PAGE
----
Transcending Trauma: Survival, Resilience and Clinical Implications in Survivor Families
The Transcending Trauma Project (TTP), begun in 1991, is a large qualitative research endeavor based on 275 comprehensive life interviews of survivors of the Nazi Holocaust, their children, and their grandchildren. Using this research as a base, Transcending Trauma presents an integrated model of coping and adaptation after trauma that incorporates the best of recent work in the field with the expanded insights offered by Holocaust survivors. In the books' vignettes, interview transcripts, and audio excerpts, survivors of a broad range of traumas will recognize their own challenges, and mental health professionals will gain invaluable insight into the dominant themes of Holocaust survivors' experiences and of trauma survivors' experiences more generally. The study of lives conducted by TTP has illuminated universal aspects of the recovery from trauma, and Transcending Trauma makes a vital contribution to our understanding of how survivors find meaning after traumatic events.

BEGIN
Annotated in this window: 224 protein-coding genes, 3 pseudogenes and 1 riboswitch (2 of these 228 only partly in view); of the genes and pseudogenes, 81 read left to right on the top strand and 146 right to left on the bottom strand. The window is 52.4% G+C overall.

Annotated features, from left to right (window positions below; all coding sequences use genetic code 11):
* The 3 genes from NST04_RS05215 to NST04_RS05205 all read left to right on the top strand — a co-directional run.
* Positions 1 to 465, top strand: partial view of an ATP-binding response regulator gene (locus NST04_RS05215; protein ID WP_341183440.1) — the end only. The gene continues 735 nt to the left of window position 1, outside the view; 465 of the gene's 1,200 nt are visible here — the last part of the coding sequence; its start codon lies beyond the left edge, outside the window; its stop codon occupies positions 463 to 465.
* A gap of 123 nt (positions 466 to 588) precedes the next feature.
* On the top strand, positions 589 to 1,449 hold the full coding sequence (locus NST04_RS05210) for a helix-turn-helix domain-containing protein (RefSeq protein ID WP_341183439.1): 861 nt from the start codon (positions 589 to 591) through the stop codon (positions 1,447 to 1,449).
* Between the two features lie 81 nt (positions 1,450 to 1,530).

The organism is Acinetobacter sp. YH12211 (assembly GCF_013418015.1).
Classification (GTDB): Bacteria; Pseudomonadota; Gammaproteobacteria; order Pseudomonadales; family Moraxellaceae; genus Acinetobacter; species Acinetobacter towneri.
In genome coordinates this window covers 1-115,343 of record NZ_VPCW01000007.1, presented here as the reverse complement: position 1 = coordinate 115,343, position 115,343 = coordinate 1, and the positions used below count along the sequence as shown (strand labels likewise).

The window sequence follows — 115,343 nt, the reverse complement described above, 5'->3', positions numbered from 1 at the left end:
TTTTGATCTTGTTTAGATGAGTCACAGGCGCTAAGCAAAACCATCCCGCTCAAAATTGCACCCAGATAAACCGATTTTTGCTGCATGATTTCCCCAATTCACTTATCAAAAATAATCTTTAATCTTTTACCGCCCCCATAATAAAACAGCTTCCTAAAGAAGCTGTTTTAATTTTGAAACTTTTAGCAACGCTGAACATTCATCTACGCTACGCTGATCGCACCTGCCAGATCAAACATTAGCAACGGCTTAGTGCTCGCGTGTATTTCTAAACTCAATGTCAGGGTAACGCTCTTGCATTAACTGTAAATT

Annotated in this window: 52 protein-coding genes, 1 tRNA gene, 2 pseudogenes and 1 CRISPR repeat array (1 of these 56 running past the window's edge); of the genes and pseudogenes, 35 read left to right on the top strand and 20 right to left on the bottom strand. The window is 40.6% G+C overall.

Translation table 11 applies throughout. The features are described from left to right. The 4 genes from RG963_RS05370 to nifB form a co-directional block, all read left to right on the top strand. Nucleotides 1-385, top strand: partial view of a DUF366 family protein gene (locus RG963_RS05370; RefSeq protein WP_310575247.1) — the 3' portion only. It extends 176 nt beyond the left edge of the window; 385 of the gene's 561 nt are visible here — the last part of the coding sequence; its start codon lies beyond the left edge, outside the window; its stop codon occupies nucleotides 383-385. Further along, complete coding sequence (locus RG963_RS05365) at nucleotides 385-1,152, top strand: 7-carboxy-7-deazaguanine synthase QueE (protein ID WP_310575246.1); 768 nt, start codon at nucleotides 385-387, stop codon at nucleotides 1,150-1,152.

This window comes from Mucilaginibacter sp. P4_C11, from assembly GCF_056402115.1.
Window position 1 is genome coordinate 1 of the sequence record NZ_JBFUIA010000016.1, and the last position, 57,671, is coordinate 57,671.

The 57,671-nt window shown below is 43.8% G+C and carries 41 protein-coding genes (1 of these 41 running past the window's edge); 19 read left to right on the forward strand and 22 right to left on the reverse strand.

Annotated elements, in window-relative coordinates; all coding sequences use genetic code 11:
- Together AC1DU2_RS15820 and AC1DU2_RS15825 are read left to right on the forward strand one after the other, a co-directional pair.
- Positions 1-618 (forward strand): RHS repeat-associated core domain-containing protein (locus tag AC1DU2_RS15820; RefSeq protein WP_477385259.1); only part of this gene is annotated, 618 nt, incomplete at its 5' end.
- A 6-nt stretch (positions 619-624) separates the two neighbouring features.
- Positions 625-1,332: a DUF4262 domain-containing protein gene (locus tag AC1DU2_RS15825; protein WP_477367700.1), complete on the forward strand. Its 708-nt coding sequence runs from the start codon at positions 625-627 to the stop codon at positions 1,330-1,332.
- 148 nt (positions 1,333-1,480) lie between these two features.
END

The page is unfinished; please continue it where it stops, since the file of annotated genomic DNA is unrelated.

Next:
New York, NY
Holocaust survivors, Victims, Psychology, Mental health, Psychic trauma
Psychiatry and Psychology | Social Work
Hollander-Goldfein, Bea; Isserman, Nancy; and Goldenberg, Jennifer E., "Transcending Trauma: Survival, Resilience and Clinical Implications in Survivor Families" (2012). Faculty and Staff Monograph Publications. 45.